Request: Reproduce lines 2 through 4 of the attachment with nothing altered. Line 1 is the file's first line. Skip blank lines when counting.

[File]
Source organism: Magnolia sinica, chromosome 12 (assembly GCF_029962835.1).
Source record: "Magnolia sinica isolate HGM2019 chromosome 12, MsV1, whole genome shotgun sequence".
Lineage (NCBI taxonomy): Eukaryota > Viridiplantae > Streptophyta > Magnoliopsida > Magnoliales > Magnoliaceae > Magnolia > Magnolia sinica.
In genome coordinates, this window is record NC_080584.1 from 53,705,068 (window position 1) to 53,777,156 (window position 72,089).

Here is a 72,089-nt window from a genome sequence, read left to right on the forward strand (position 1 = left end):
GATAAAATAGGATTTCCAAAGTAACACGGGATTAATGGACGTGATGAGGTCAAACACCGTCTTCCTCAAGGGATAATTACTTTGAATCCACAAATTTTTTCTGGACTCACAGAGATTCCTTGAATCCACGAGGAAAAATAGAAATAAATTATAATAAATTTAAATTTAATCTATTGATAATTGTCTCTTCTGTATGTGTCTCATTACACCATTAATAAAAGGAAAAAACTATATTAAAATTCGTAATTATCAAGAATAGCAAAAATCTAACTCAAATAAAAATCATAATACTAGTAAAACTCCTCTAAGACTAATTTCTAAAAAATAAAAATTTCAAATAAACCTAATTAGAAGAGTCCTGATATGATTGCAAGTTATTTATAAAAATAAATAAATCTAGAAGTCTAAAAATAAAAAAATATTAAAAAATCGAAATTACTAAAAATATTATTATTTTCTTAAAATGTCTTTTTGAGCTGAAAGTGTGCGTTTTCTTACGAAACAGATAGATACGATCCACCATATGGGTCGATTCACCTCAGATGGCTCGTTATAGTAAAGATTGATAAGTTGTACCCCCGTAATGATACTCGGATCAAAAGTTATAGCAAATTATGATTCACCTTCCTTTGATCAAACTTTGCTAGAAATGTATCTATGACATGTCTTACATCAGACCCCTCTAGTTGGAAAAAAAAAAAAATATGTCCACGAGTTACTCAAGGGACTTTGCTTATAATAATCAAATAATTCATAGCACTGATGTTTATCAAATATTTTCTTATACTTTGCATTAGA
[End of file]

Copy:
Source record: "Magnolia sinica isolate HGM2019 chromosome 12, MsV1, whole genome shotgun sequence".
Lineage (NCBI taxonomy): Eukaryota > Viridiplantae > Streptophyta > Magnoliopsida > Magnoliales > Magnoliaceae > Magnolia > Magnolia sinica.
In genome coordinates, this window is record NC_080584.1 from 53,705,068 (window position 1) to 53,777,156 (window position 72,089).